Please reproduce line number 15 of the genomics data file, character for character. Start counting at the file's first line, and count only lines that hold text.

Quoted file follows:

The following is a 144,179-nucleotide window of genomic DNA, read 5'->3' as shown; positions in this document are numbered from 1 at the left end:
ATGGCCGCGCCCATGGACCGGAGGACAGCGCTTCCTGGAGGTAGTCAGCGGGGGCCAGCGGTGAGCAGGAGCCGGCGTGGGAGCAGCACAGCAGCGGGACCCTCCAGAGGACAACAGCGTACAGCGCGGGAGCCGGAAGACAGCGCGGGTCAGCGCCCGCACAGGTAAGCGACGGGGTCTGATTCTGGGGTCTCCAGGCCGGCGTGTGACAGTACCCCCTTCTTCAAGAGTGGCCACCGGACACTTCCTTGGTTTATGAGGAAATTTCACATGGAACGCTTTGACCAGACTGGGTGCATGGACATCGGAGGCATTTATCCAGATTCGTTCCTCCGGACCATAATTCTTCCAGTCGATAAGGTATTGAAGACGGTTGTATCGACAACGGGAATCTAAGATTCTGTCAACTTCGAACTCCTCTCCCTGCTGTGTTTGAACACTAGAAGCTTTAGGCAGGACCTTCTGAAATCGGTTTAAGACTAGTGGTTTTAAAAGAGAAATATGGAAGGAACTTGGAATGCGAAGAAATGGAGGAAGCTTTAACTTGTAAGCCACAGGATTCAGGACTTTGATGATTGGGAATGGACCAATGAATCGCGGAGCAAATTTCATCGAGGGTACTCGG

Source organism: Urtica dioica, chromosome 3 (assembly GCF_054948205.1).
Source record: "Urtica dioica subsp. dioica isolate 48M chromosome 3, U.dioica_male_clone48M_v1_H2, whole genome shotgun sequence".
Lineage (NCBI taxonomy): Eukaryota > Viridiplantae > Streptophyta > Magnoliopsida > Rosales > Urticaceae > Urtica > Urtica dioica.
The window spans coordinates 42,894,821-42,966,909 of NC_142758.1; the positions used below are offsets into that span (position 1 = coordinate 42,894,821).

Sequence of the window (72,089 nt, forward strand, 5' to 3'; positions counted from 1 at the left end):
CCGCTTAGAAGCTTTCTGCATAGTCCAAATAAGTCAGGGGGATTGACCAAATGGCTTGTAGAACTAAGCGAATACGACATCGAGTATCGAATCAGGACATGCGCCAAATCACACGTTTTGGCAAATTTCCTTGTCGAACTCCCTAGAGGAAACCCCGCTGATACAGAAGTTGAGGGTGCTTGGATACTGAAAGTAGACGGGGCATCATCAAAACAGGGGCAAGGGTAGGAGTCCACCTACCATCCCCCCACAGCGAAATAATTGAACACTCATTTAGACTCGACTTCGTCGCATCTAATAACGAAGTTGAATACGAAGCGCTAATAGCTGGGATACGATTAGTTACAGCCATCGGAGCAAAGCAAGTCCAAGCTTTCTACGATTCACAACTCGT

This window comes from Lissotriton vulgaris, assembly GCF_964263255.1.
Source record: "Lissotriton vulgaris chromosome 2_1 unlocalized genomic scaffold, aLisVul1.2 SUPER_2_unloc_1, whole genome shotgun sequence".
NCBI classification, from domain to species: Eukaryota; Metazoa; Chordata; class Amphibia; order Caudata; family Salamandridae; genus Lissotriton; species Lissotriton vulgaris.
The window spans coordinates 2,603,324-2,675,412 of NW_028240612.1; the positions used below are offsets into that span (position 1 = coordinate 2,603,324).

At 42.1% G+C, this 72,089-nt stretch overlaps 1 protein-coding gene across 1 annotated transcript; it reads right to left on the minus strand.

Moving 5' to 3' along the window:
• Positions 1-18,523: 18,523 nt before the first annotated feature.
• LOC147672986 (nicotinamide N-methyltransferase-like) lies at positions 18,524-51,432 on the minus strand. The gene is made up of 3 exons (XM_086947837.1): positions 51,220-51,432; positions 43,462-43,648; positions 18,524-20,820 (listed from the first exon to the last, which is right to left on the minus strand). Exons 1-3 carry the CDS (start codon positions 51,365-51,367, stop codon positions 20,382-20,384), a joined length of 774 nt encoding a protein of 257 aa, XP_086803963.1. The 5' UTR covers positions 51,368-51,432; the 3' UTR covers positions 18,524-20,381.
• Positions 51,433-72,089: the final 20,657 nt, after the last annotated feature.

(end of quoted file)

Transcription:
• Positions 1-18,523: 18,523 nt before the first annotated feature.